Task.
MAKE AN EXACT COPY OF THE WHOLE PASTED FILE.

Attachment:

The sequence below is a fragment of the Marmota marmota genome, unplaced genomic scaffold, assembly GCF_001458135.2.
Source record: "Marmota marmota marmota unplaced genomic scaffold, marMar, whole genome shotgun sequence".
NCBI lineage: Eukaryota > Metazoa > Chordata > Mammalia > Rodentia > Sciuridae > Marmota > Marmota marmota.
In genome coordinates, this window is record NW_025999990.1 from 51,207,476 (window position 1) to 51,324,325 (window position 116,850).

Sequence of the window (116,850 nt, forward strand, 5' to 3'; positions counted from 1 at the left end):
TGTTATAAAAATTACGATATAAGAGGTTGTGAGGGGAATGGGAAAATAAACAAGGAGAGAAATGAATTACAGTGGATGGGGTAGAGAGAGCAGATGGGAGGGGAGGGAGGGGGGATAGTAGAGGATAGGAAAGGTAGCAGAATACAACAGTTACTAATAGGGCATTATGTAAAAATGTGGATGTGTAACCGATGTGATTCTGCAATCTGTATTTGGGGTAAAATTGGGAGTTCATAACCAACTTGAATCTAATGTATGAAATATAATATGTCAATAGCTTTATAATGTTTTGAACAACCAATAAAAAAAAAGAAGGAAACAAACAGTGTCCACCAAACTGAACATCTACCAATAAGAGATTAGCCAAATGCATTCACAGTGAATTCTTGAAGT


The sequence below is a fragment of the Marmota marmota genome, unplaced genomic scaffold, assembly GCF_001458135.2.
Source record: "Marmota marmota marmota unplaced genomic scaffold, marMar, whole genome shotgun sequence".
NCBI lineage: Eukaryota > Metazoa > Chordata > Mammalia > Rodentia > Sciuridae > Marmota > Marmota marmota.
In genome coordinates, this window is record NW_025999990.1 from 51,207,476 (window position 1) to 51,324,325 (window position 116,850).

Sequence of the window (116,850 nt, forward strand, 5' to 3'; positions counted from 1 at the left end):
TGTTATAAAAATTACGATATAAGAGGTTGTGAGGGGAATGGGAAAATAAACAAGGAGAGAAATGAATTACAGTGGATGGGGTAGAGAGAGCAGATGGGAGGGGAGGGAGGGGGGATAGTAGAGGATAGGAAAGGTAGCAGAATACAACAGTTACTAATAGGGCATTATGTAAAAATGTGGATGTGTAACCGATGTGATTCTGCAATCTGTATTTGGGGTAAAATTGGGAGTTCATAACCAACTTGAATCTAATGTATGAAATATAATATGTCAATAGCTTTATAATGTTTTGAACAACCAATAAAAAAAAAGAAGGAAACAAACAGTGTCCACCAAACTGAACATCTACCAATAAGAGATTAGCCAAATGCATTCACAGTGAATTCTTGAAGT